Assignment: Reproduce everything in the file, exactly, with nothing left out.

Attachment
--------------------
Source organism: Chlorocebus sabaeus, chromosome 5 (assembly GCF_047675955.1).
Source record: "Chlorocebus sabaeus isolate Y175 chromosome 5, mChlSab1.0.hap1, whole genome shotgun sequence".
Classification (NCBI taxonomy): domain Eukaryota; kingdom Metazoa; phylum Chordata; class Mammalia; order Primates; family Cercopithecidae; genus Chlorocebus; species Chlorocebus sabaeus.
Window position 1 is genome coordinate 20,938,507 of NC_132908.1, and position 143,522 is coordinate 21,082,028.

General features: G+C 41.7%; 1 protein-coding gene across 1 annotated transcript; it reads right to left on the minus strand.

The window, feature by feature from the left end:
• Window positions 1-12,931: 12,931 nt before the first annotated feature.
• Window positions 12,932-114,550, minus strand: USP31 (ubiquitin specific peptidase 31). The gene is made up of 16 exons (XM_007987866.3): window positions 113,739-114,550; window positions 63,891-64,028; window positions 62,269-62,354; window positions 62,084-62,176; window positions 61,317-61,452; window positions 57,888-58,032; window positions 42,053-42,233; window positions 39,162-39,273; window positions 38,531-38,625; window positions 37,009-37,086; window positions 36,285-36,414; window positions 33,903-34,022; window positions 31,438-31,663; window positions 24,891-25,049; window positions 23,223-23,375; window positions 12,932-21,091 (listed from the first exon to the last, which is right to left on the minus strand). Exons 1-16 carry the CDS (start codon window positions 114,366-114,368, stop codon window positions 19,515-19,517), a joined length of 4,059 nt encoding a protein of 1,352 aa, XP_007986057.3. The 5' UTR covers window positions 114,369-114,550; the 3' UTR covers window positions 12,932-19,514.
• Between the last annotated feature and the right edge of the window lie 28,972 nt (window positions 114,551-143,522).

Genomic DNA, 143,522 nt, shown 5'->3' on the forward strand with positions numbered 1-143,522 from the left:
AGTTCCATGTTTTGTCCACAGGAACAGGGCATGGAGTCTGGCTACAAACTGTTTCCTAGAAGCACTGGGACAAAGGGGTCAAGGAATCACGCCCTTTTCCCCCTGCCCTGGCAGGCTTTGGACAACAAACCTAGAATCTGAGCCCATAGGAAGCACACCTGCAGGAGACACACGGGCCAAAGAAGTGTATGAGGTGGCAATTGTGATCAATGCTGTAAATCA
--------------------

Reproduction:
Source organism: Chlorocebus sabaeus, chromosome 5 (assembly GCF_047675955.1).
Source record: "Chlorocebus sabaeus isolate Y175 chromosome 5, mChlSab1.0.hap1, whole genome shotgun sequence".
Classification (NCBI taxonomy): domain Eukaryota; kingdom Metazoa; phylum Chordata; class Mammalia; order Primates; family Cercopithecidae; genus Chlorocebus; species Chlorocebus sabaeus.
Window position 1 is genome coordinate 20,938,507 of NC_132908.1, and position 143,522 is coordinate 21,082,028.

General features: G+C 41.7%; 1 protein-coding gene across 1 annotated transcript; it reads right to left on the minus strand.

The window, feature by feature from the left end:
• Window positions 1-12,931: 12,931 nt before the first annotated feature.
• Window positions 12,932-114,550, minus strand: USP31 (ubiquitin specific peptidase 31). The gene is made up of 16 exons (XM_007987866.3): window positions 113,739-114,550; window positions 63,891-64,028; window positions 62,269-62,354; window positions 62,084-62,176; window positions 61,317-61,452; window positions 57,888-58,032; window positions 42,053-42,233; window positions 39,162-39,273; window positions 38,531-38,625; window positions 37,009-37,086; window positions 36,285-36,414; window positions 33,903-34,022; window positions 31,438-31,663; window positions 24,891-25,049; window positions 23,223-23,375; window positions 12,932-21,091 (listed from the first exon to the last, which is right to left on the minus strand). Exons 1-16 carry the CDS (start codon window positions 114,366-114,368, stop codon window positions 19,515-19,517), a joined length of 4,059 nt encoding a protein of 1,352 aa, XP_007986057.3. The 5' UTR covers window positions 114,369-114,550; the 3' UTR covers window positions 12,932-19,514.
• Between the last annotated feature and the right edge of the window lie 28,972 nt (window positions 114,551-143,522).

Genomic DNA, 143,522 nt, shown 5'->3' on the forward strand with positions numbered 1-143,522 from the left:
AGTTCCATGTTTTGTCCACAGGAACAGGGCATGGAGTCTGGCTACAAACTGTTTCCTAGAAGCACTGGGACAAAGGGGTCAAGGAATCACGCCCTTTTCCCCCTGCCCTGGCAGGCTTTGGACAACAAACCTAGAATCTGAGCCCATAGGAAGCACACCTGCAGGAGACACACGGGCCAAAGAAGTGTATGAGGTGGCAATTGTGATCAATGCTGTAAATCA